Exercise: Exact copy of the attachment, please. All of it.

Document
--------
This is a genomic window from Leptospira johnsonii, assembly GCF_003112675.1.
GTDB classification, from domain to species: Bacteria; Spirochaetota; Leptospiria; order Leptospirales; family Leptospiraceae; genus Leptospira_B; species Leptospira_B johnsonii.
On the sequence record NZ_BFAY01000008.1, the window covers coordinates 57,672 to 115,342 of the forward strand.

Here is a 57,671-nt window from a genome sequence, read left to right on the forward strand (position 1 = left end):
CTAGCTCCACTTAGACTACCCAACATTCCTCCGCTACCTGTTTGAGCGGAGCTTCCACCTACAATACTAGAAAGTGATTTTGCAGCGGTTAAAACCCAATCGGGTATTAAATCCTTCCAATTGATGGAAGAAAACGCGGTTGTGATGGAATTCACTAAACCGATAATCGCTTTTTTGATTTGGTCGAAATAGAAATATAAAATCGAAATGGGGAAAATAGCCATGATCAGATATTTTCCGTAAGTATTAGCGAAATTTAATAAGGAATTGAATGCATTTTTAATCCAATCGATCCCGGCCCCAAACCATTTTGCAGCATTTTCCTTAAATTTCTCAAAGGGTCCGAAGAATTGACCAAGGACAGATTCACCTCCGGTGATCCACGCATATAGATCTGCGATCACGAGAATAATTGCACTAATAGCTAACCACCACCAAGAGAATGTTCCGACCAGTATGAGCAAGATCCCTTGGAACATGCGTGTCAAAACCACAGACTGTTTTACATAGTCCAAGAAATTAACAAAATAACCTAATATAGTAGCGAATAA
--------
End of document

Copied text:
This is a genomic window from Leptospira johnsonii, assembly GCF_003112675.1.
GTDB classification, from domain to species: Bacteria; Spirochaetota; Leptospiria; order Leptospirales; family Leptospiraceae; genus Leptospira_B; species Leptospira_B johnsonii.
On the sequence record NZ_BFAY01000008.1, the window covers coordinates 57,672 to 115,342 of the forward strand.

Here is a 57,671-nt window from a genome sequence, read left to right on the forward strand (position 1 = left end):
CTAGCTCCACTTAGACTACCCAACATTCCTCCGCTACCTGTTTGAGCGGAGCTTCCACCTACAATACTAGAAAGTGATTTTGCAGCGGTTAAAACCCAATCGGGTATTAAATCCTTCCAATTGATGGAAGAAAACGCGGTTGTGATGGAATTCACTAAACCGATAATCGCTTTTTTGATTTGGTCGAAATAGAAATATAAAATCGAAATGGGGAAAATAGCCATGATCAGATATTTTCCGTAAGTATTAGCGAAATTTAATAAGGAATTGAATGCATTTTTAATCCAATCGATCCCGGCCCCAAACCATTTTGCAGCATTTTCCTTAAATTTCTCAAAGGGTCCGAAGAATTGACCAAGGACAGATTCACCTCCGGTGATCCACGCATATAGATCTGCGATCACGAGAATAATTGCACTAATAGCTAACCACCACCAAGAGAATGTTCCGACCAGTATGAGCAAGATCCCTTGGAACATGCGTGTCAAAACCACAGACTGTTTTACATAGTCCAAGAAATTAACAAAATAACCTAATATAGTAGCGAATAA